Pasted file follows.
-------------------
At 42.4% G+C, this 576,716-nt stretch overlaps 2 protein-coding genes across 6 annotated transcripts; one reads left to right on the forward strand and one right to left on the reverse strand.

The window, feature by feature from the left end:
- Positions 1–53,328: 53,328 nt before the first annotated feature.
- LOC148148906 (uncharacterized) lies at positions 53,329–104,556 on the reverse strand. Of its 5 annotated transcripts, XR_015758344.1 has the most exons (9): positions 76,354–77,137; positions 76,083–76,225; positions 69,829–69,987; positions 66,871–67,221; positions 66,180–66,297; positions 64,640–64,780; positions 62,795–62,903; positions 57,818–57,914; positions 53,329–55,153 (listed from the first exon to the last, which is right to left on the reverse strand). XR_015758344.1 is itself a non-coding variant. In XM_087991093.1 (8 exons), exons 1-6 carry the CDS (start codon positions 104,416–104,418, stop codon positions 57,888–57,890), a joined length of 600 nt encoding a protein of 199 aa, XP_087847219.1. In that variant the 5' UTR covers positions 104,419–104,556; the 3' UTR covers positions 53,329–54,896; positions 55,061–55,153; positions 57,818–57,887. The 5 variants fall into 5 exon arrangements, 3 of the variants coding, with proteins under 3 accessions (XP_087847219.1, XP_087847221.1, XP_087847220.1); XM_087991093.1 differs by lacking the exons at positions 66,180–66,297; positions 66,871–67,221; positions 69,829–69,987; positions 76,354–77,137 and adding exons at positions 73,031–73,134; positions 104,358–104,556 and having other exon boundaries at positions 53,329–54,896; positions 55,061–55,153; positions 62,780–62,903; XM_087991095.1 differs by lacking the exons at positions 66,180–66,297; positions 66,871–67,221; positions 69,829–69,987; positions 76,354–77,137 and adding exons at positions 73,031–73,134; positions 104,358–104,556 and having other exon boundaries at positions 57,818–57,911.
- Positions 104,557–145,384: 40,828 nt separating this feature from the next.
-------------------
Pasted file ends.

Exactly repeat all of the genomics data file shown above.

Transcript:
At 42.4% G+C, this 576,716-nt stretch overlaps 2 protein-coding genes across 6 annotated transcripts; one reads left to right on the forward strand and one right to left on the reverse strand.

The window, feature by feature from the left end:
- Positions 1–53,328: 53,328 nt before the first annotated feature.
- LOC148148906 (uncharacterized) lies at positions 53,329–104,556 on the reverse strand. Of its 5 annotated transcripts, XR_015758344.1 has the most exons (9): positions 76,354–77,137; positions 76,083–76,225; positions 69,829–69,987; positions 66,871–67,221; positions 66,180–66,297; positions 64,640–64,780; positions 62,795–62,903; positions 57,818–57,914; positions 53,329–55,153 (listed from the first exon to the last, which is right to left on the reverse strand). XR_015758344.1 is itself a non-coding variant. In XM_087991093.1 (8 exons), exons 1-6 carry the CDS (start codon positions 104,416–104,418, stop codon positions 57,888–57,890), a joined length of 600 nt encoding a protein of 199 aa, XP_087847219.1. In that variant the 5' UTR covers positions 104,419–104,556; the 3' UTR covers positions 53,329–54,896; positions 55,061–55,153; positions 57,818–57,887. The 5 variants fall into 5 exon arrangements, 3 of the variants coding, with proteins under 3 accessions (XP_087847219.1, XP_087847221.1, XP_087847220.1); XM_087991093.1 differs by lacking the exons at positions 66,180–66,297; positions 66,871–67,221; positions 69,829–69,987; positions 76,354–77,137 and adding exons at positions 73,031–73,134; positions 104,358–104,556 and having other exon boundaries at positions 53,329–54,896; positions 55,061–55,153; positions 62,780–62,903; XM_087991095.1 differs by lacking the exons at positions 66,180–66,297; positions 66,871–67,221; positions 69,829–69,987; positions 76,354–77,137 and adding exons at positions 73,031–73,134; positions 104,358–104,556 and having other exon boundaries at positions 57,818–57,911.
- Positions 104,557–145,384: 40,828 nt separating this feature from the next.